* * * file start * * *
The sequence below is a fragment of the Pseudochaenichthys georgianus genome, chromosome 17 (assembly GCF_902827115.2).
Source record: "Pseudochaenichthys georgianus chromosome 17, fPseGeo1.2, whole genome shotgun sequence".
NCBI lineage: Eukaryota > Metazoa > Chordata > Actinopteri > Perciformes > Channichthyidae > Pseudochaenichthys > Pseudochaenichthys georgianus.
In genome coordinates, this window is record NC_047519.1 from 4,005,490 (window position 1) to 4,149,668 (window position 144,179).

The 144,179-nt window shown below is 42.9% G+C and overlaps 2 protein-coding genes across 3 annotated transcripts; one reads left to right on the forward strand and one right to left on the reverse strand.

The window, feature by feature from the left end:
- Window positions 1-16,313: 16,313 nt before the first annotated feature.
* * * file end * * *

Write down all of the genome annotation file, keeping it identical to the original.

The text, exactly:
The sequence below is a fragment of the Pseudochaenichthys georgianus genome, chromosome 17 (assembly GCF_902827115.2).
Source record: "Pseudochaenichthys georgianus chromosome 17, fPseGeo1.2, whole genome shotgun sequence".
NCBI lineage: Eukaryota > Metazoa > Chordata > Actinopteri > Perciformes > Channichthyidae > Pseudochaenichthys > Pseudochaenichthys georgianus.
In genome coordinates, this window is record NC_047519.1 from 4,005,490 (window position 1) to 4,149,668 (window position 144,179).

The 144,179-nt window shown below is 42.9% G+C and overlaps 2 protein-coding genes across 3 annotated transcripts; one reads left to right on the forward strand and one right to left on the reverse strand.

The window, feature by feature from the left end:
- Window positions 1-16,313: 16,313 nt before the first annotated feature.